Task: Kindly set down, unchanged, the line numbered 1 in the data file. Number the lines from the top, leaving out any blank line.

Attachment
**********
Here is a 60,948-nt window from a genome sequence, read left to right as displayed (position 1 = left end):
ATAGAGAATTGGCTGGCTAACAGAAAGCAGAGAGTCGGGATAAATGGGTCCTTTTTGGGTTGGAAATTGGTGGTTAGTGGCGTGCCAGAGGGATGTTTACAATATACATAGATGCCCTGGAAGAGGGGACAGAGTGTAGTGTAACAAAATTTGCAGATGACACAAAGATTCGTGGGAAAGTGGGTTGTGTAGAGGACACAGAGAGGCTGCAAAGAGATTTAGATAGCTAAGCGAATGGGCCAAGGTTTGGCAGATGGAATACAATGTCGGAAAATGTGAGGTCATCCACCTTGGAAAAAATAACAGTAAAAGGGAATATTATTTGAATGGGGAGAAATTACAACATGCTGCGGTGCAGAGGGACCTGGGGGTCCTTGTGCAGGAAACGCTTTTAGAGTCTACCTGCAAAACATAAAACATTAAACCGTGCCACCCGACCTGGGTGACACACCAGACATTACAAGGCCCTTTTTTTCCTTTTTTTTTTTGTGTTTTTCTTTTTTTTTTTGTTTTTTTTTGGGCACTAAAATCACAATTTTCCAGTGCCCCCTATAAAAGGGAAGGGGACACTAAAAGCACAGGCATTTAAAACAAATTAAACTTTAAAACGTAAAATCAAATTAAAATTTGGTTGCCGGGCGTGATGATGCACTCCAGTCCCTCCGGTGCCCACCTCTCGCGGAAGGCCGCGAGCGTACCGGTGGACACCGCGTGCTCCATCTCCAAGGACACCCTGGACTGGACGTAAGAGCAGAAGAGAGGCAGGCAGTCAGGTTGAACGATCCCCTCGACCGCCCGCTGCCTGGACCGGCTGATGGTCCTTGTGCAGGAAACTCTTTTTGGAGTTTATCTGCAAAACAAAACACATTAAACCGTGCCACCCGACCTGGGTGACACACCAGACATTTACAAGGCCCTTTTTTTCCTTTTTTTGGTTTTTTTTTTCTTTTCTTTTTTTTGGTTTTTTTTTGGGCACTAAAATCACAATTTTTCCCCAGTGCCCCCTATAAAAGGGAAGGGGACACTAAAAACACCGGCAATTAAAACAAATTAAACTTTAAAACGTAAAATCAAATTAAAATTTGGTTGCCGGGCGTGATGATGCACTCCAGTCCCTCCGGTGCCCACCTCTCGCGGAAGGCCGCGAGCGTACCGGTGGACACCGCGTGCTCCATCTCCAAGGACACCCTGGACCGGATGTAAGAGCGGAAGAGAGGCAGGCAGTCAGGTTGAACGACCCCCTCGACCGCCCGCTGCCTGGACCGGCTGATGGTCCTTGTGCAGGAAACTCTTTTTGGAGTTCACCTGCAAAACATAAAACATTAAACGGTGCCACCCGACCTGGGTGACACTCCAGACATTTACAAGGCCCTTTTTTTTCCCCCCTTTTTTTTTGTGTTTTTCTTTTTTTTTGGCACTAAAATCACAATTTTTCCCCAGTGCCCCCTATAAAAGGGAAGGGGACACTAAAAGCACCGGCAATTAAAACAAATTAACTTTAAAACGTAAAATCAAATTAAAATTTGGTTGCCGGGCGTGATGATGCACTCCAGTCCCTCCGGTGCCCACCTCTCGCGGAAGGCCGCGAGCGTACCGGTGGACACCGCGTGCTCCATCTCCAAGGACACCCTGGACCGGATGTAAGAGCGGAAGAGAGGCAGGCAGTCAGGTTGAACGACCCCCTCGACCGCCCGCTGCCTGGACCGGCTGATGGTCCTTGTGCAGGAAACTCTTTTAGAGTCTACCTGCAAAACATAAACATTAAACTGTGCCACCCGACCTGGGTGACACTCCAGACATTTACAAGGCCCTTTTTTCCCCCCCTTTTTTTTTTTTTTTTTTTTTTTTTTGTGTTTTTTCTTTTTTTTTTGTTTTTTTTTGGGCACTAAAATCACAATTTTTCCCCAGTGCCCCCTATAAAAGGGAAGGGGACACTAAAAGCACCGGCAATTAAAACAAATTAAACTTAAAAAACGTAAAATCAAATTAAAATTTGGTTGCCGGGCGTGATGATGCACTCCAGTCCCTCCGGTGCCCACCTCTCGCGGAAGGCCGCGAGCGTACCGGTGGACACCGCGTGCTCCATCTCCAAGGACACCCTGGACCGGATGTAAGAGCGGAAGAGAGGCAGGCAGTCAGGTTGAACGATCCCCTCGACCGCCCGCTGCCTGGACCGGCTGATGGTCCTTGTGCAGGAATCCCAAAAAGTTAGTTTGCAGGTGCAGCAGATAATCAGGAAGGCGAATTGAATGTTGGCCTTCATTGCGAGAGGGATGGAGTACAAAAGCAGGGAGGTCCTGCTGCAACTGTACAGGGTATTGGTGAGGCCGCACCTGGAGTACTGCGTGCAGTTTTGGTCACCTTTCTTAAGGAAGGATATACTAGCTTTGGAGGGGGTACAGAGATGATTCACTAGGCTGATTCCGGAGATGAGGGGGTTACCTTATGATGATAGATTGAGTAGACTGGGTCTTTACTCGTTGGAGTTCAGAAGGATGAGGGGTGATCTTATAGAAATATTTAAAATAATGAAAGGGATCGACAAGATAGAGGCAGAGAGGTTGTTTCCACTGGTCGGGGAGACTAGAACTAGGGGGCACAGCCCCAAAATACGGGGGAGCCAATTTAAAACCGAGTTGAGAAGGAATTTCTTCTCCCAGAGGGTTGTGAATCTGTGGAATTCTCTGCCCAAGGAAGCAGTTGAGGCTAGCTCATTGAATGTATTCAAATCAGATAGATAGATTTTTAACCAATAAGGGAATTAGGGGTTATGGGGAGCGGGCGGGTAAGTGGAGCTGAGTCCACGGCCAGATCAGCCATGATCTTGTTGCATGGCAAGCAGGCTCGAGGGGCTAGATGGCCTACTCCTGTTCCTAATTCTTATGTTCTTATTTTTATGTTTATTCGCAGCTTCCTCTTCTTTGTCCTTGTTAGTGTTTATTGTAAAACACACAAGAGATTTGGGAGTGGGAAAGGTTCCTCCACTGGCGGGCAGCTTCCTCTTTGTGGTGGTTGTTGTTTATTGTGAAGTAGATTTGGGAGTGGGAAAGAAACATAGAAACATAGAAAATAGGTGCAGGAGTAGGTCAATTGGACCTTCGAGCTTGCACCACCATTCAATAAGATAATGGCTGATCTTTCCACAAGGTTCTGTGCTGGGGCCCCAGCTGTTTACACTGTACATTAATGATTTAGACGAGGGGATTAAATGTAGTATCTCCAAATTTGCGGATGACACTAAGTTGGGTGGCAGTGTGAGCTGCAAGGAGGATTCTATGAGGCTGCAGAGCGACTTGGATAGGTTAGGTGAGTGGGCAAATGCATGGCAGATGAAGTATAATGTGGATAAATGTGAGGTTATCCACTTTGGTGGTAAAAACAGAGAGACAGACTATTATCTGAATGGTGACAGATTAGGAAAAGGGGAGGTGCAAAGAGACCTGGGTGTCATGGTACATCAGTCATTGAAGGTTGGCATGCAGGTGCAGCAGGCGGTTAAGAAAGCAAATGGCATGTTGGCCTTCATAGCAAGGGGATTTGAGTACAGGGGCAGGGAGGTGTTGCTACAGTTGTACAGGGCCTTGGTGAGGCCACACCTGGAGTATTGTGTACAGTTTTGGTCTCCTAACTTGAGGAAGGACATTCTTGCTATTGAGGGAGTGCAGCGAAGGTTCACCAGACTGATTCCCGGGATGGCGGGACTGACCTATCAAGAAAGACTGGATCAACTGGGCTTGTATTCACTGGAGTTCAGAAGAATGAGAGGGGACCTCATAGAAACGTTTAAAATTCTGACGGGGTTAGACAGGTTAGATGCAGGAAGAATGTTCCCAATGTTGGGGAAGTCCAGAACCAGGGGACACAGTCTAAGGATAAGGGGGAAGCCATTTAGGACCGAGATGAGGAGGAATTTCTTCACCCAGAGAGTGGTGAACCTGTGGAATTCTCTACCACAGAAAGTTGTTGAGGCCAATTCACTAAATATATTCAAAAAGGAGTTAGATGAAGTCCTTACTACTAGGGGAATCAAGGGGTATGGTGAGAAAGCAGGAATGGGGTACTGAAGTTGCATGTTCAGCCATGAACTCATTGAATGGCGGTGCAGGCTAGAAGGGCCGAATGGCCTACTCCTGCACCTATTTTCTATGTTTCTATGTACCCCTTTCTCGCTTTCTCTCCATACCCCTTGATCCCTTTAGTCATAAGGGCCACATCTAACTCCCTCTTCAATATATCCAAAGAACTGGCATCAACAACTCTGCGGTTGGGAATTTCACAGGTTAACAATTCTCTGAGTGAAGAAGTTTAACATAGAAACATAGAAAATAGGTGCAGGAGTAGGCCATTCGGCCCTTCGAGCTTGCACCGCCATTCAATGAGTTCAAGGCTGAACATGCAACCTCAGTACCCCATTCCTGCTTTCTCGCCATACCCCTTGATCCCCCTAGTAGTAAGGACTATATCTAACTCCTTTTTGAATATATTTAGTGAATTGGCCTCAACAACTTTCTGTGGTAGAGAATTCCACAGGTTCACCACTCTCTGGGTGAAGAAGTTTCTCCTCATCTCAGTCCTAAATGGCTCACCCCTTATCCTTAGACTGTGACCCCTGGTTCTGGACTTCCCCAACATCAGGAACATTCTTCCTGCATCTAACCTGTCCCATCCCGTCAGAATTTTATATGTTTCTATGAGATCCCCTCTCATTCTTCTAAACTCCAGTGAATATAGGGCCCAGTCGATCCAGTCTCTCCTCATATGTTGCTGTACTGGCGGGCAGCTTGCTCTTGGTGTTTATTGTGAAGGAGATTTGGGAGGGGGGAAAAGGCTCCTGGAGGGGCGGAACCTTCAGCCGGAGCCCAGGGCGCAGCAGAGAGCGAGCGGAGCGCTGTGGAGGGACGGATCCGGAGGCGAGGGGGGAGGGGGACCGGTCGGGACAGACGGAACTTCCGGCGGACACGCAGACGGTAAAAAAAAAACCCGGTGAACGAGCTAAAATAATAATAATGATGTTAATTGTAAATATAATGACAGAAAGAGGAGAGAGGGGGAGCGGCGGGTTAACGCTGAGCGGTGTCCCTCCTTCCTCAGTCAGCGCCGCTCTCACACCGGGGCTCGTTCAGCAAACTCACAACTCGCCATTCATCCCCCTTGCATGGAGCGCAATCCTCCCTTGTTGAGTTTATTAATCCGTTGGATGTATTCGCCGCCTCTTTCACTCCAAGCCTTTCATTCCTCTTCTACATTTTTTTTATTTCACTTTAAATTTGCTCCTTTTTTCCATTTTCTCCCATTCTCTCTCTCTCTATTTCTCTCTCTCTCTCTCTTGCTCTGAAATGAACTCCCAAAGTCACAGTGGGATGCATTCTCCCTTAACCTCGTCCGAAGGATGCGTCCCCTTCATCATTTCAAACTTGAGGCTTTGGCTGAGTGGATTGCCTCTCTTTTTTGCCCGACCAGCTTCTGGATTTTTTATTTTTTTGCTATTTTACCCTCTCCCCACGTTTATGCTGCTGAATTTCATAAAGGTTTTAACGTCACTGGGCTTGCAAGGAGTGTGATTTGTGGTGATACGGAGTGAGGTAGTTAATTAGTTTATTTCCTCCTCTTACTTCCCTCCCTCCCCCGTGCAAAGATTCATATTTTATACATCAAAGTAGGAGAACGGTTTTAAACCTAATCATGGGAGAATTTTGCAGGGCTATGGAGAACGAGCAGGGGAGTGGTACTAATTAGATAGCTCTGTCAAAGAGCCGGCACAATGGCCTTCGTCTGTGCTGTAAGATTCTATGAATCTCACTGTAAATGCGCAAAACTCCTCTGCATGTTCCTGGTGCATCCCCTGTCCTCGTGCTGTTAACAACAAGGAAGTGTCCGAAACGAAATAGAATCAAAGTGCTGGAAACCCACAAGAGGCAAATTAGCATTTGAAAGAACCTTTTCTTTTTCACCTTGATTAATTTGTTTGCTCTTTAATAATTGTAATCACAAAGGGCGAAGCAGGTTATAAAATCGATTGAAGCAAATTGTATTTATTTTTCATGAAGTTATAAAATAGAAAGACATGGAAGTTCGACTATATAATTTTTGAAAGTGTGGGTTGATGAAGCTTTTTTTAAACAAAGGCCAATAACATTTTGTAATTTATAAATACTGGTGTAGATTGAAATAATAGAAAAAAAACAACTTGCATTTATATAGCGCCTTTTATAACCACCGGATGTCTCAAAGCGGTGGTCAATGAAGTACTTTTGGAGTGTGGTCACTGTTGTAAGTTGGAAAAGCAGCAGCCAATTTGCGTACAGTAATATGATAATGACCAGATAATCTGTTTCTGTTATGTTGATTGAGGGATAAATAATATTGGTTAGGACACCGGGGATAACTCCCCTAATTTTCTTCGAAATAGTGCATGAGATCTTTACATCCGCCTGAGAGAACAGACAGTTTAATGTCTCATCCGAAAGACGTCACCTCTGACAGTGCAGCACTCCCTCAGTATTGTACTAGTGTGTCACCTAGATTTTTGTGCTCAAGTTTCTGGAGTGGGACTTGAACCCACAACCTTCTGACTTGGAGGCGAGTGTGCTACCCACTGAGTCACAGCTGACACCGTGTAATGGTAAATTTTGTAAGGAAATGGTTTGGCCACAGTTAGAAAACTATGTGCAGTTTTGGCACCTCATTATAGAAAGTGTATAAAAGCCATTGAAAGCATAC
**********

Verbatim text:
Here is a 60,948-nt window from a genome sequence, read left to right as displayed (position 1 = left end):